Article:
Transitions Course Prepares Students for Life After High School

Transitions program_benton hall academyBenton Hall Academy is not a fancy school, but it’s filled with hidden gems. One of which is the Transitions program, a mandatory course for seniors developed by lead high school teacher and special education curriculum expert, Larry O’Brien.

“Transitions is all about preparing our students for life after high school,” says O’Brien. “Whether or not a student is college bound, we want every young person to embark on the next chapter of their lives with the confidence and practical information they need to be successful.”

Inspired by the 2009 Mayor’s Summit on Secondary Transition Services, where O’Brien and other area educators and business leaders brainstormed ways to prepare students with disabilities for life after high school, the Transitions program has been a guiding light for Benton Hall’s students since the 2009/2010 school year.

The course begins by asking students to write the story of their lives–from childhood all the way up to old age. “The exercise helps them see the bigger picture of their lives,” O’Brien explains. “It helps them to understand that every decision–every step–has an effect on the future, and it empowers them to make thoughtful, deliberate choices about their lives.”

Students take career and interest surveys, and each writes a five-year plan, starting with where they plan to be the day after graduation. “Will you have a job? Will you be watching reruns on your parents’ couch? What is that day going to look like?”, O’Brien prompts the kids. “You’ve never had a day like this before–a day this ripe with possibility.”

As the year progresses, students explore their personalities, strengths and weaknesses; they examine career choices, and perform real time job searches–considering salary data from state to state.

Delving into that research has been known to change some students’ minds regarding their career aspirations. After performing a nationwide job search, one young man who had wanted to be a forest ranger discovered that the only job available was in a remote park in Ohio; he quickly decided to re-evaluate his career plans.

The Transitions course also teaches students about health, nutrition, and fitness–and how to take care of their bodies. One high school student in Transitions has lost 40 pounds, inspired in part by what she learned in class—and supported by her teachers.

“We spend the first ten minutes of every class just moving,” says O’Brien. “Walking around the school, tossing a ball in the gym, laughing and playing hot potato. Students come back to class happy and engaged and ready to work.”

“We teach the kids how exercise, even mild exercise, just moving around a little bit, can alter your mood,” says O’Brien. “For students who struggle with anxiety and depression, this information is so valuable. Health has to be everyone’s first priority. If you don’t have your health–everything in life is difficult.”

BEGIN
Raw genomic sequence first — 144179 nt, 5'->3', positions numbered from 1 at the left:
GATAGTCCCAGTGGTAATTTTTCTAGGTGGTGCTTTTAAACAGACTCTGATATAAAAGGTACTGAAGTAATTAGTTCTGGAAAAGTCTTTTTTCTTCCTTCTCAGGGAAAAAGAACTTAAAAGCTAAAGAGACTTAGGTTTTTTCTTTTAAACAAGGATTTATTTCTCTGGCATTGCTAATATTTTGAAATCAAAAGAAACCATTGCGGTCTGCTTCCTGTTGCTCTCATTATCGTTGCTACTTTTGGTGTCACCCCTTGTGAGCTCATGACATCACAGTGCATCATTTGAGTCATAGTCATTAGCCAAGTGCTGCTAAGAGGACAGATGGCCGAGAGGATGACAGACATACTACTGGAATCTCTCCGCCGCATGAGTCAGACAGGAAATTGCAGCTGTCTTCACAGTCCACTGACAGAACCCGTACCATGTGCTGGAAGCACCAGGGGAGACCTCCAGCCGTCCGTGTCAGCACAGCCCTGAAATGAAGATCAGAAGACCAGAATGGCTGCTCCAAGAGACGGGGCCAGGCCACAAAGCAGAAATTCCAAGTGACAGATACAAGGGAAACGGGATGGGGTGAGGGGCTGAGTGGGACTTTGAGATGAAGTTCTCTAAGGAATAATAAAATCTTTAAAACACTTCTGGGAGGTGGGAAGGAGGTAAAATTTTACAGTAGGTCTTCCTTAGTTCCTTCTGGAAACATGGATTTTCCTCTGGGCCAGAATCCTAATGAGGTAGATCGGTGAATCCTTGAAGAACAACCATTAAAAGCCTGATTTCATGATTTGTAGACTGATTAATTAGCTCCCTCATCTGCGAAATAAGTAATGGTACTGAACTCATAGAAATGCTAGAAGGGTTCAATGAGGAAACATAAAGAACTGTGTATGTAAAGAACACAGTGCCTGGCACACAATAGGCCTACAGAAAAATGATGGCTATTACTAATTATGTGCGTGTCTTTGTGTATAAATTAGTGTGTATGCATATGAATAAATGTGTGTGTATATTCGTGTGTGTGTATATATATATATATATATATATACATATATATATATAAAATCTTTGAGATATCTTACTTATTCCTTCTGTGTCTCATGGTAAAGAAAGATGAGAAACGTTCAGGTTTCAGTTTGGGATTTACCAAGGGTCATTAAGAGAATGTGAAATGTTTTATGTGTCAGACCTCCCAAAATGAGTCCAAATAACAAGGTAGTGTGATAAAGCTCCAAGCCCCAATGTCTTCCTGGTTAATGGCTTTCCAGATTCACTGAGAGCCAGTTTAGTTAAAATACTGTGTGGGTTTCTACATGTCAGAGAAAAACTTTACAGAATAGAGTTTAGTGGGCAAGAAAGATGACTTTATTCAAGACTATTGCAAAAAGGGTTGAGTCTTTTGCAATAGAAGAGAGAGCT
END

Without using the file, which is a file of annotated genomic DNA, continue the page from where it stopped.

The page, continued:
In addition to career planning, the Transitions course delivers practical real world skills, like how to manage personal finances, buy a car, build a budget, shop for groceries, and responsibly use credit (or avoid debt altogether). Students learn about compound interest, how to invest, how to shop for health insurance, and how to save for retirement.

And then there’s the program’s centerpiece: Self advocacy.

“It’s a critical takeaway,” says O’Brien. “Self advocacy skills are an absolute must for these kids–and they are skills that have to be taught.”

Once students are out of high school, the independence can be overwhelming. No one is standing over their shoulder telling them to go to class or do their homework or get to work on time. And no one is going to ask them if they have trouble taking notes or remembering things. In any situation where learning is involved, they have to know what they need to be successful and be assertive in asking for it.

They also need to know their civil rights, so the course familiarizes them with the Americans with Disabilities Act Amendments Act (ADAAA,) and Section 504 of the Rehabilitation Act. This, says O’Brien, empowers them to be confident, productive people—in any undertaking.

Two graduates returned recently to Benton Hall Academy and said they were creating a plan to start a business. “We use everything you taught us,” they said. “We’re going to do this the right way, without going into debt.”

This feedback is a source of pride for O’Brien, who notes that the impact of the Transitions program is meant to be life long. “We create a community in this class,” he says. “It’s a circle of trust and support–and it’s something additional that students can draw on long after they’ve moved on from high school.”

Larry O’Brien has a Masters in Special Education from Vanderbilt University. He has been teaching at Benton Hall Academy since 1998.